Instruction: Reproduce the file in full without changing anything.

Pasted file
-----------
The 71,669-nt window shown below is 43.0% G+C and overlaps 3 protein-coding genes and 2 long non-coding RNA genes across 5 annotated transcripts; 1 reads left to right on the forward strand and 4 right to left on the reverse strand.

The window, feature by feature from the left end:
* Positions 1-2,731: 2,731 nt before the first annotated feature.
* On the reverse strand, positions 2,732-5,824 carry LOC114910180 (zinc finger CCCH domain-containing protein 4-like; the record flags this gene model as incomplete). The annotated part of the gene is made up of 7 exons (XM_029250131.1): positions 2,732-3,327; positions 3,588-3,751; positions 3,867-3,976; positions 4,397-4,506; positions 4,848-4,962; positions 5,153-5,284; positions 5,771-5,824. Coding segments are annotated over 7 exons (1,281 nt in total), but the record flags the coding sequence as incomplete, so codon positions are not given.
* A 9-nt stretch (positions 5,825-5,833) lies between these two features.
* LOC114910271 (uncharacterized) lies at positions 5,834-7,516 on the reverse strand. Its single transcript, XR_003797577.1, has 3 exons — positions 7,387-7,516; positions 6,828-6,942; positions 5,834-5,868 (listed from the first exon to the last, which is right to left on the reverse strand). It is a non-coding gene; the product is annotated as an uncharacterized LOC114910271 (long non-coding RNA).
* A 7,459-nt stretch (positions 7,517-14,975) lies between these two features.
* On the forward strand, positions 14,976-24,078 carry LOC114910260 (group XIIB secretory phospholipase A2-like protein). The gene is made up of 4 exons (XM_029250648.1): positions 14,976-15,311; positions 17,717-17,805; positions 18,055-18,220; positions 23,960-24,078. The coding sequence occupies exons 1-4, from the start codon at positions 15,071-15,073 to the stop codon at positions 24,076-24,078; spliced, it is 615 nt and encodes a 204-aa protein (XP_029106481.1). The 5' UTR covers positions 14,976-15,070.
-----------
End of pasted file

The 71,669-nt window shown below is 43.0% G+C and overlaps 3 protein-coding genes and 2 long non-coding RNA genes across 5 annotated transcripts; 1 reads left to right on the forward strand and 4 right to left on the reverse strand.

The window, feature by feature from the left end:
* Positions 1-2,731: 2,731 nt before the first annotated feature.
* On the reverse strand, positions 2,732-5,824 carry LOC114910180 (zinc finger CCCH domain-containing protein 4-like; the record flags this gene model as incomplete). The annotated part of the gene is made up of 7 exons (XM_029250131.1): positions 2,732-3,327; positions 3,588-3,751; positions 3,867-3,976; positions 4,397-4,506; positions 4,848-4,962; positions 5,153-5,284; positions 5,771-5,824. Coding segments are annotated over 7 exons (1,281 nt in total), but the record flags the coding sequence as incomplete, so codon positions are not given.
* A 9-nt stretch (positions 5,825-5,833) lies between these two features.
* LOC114910271 (uncharacterized) lies at positions 5,834-7,516 on the reverse strand. Its single transcript, XR_003797577.1, has 3 exons — positions 7,387-7,516; positions 6,828-6,942; positions 5,834-5,868 (listed from the first exon to the last, which is right to left on the reverse strand). It is a non-coding gene; the product is annotated as an uncharacterized LOC114910271 (long non-coding RNA).
* A 7,459-nt stretch (positions 7,517-14,975) lies between these two features.
* On the forward strand, positions 14,976-24,078 carry LOC114910260 (group XIIB secretory phospholipase A2-like protein). The gene is made up of 4 exons (XM_029250648.1): positions 14,976-15,311; positions 17,717-17,805; positions 18,055-18,220; positions 23,960-24,078. The coding sequence occupies exons 1-4, from the start codon at positions 15,071-15,073 to the stop codon at positions 24,076-24,078; spliced, it is 615 nt and encodes a 204-aa protein (XP_029106481.1). The 5' UTR covers positions 14,976-15,070.